In March, U.S. Border Patrol apprehended 3,138 unaccompanied children on the U.S. side of the border with Mexico. Of that number, 1,070 kids were Mexican citizens. 579 were from El Salvador, 1,084 were from Guatemala, and 368 were from Honduras.
3,138 children crossing a border without a parent sounds like a very high number—and by historic standards, it is—yet it is less than half the 7,176 unaccompanied children whom Border Patrol reported apprehending in March 2014.
That month marked the start of an unprecedented wave of children and families, most of them from El Salvador, Guatemala, and Honduras, that got heavy U.S. media attention in May and June 2014, with heartbreaking images of kids crammed into U.S. detention centers. During the U.S. government’s 2014 fiscal year (“FY,” or October 2013-September 2014), U.S. authorities ended up detaining more than 67,000 unaccompanied children, and another 67,000 children and parents, from Mexico and Central America.
That crisis subsided almost as quickly as it began, with Border Patrol apprehensions of unaccompanied children falling back to 2013 levels by August 2014. The crisis subsided, that is, but it is not over. While reduced from the mid-2014 spike, the number of children and families migrating to the United States remains higher than has been measured at any other time.
Because of better weather, March usually is a month of increased migration to the United States. It happened again this year, as Border Patrol apprehended 32 percent more unaccompanied children than it did in February. Nonetheless, that is actually the smallest February-to-March increase of the past six years:
- March 2015: 3,138 unaccompanied children apprehended, up 32% over February
- March 2014: 7,176, up 48%
- March 2013: 4,120, up 38%
- March 2012: 2,755, up 33%
- March 2011: 1,956, up 49%
- March 2010: 2,364, up 39%
As a result, U.S. officials are predicting an even smaller number of unaccompanied children by the end of the year than originally expected. Gil Kerlikowske, the commissioner of U.S. Customs and Border Protection (CBP), said on April 8 that he expects arrivals of unaccompanied children to drop “down to the levels of FY 2012,” when Border Patrol apprehended 24,120 children, most of them from Mexico.
That estimate sounds too low. Border Patrol already apprehended almost two-thirds that many children during the first half of FY 2015 (15,647), and several of the heaviest months of migration (April through July) still lie ahead.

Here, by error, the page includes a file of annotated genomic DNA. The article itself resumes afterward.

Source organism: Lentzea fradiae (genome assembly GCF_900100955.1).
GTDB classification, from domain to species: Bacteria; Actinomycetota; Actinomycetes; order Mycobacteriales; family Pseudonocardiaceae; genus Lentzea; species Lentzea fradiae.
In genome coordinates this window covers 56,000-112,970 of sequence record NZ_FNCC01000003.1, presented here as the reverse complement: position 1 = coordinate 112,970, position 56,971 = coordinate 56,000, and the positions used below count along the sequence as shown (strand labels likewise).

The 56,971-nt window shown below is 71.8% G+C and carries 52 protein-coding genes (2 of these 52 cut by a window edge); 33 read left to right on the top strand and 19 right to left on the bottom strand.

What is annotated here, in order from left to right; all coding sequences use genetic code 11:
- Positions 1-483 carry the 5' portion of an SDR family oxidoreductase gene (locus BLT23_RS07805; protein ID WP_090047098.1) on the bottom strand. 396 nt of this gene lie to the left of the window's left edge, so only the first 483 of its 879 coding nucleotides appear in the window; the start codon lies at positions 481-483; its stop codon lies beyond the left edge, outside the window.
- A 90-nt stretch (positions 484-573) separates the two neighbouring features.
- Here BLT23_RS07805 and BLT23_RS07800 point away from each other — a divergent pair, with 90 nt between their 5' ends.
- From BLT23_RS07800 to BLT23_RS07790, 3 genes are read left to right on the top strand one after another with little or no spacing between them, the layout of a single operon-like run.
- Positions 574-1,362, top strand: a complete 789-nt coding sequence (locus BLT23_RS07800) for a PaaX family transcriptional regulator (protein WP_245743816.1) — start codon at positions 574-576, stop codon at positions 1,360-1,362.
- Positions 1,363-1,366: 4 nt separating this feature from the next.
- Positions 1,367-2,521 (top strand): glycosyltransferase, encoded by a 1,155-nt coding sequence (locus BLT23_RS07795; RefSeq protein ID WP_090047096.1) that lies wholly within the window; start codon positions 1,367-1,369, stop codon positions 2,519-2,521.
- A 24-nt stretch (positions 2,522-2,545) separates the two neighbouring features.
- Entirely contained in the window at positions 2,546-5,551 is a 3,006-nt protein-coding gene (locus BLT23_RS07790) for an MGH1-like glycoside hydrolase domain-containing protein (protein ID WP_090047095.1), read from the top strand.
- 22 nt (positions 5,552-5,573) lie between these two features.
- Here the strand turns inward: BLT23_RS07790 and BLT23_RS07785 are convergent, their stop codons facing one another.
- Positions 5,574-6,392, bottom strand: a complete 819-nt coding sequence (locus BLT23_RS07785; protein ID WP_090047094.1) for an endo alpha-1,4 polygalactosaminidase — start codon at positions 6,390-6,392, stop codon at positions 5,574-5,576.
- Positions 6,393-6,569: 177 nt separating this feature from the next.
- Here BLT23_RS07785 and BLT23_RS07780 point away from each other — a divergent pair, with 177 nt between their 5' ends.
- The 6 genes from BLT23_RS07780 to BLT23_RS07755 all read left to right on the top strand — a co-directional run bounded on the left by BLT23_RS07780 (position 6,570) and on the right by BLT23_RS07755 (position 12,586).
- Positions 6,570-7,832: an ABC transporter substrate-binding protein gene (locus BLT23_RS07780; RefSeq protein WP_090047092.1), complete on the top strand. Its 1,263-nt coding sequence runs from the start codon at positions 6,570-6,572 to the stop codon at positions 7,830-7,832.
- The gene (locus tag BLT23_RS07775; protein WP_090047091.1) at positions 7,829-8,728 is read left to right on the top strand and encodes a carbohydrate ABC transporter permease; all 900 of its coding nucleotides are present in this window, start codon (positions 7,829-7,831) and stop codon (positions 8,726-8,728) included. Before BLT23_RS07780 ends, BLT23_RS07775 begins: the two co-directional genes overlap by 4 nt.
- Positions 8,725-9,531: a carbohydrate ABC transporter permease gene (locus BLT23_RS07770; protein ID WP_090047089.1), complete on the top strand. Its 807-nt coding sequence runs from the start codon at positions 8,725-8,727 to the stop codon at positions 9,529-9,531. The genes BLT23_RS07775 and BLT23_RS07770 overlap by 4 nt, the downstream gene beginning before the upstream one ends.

During the first quarter of FY 2015 (October-December 2014), Border Patrol reported apprehending 38 percent fewer unaccompanied minors than during the same period a year earlier. That set 2015 on a pace to reach 41,750 apprehensions, the second-highest number ever, well ahead of the 38,045 apprehensions registered in FY 2013.
Now that the first half of FY 2015 is over, Border Patrol is reporting a 45 percent reduction compared to the first half of FY 2014. That lowers our projection for 2015 to 37,036 unaccompanied minors—about the same as FY 2013, but well ahead of Commissioner Kerlikowske’s projection of about 24,000 kids.
Here is the math underlying the CBP Commissioner’s prediction. Unaccompanied child apprehensions dropped 38 percent in the first quarter of 2015 compared to the first quarter of 2014. The second quarter of 2015 was a remarkable 51 percent lower than the second quarter of 2014. If those reductions were to continue to accelerate at that same +13% per quarter rate — 64 percent fewer in the third quarter and 77 percent fewer in the fourth quarter—then the 2015 total could come to 27,000. But we believe that such radical reductions are too much to assume.
Meanwhile, apprehensions of family unit members—children traveling with at least one parent—have not dropped as steeply: 30 percent fewer in the first half of FY 2015 compared to the first half of FY 2014. A 30 percent drop from 2014 would give us a projection of 46,881 family unit members apprehended in FY 2015—the second-highest total on record. While child and family migration is no longer at overwhelming, emergency levels, it remains at historic highs.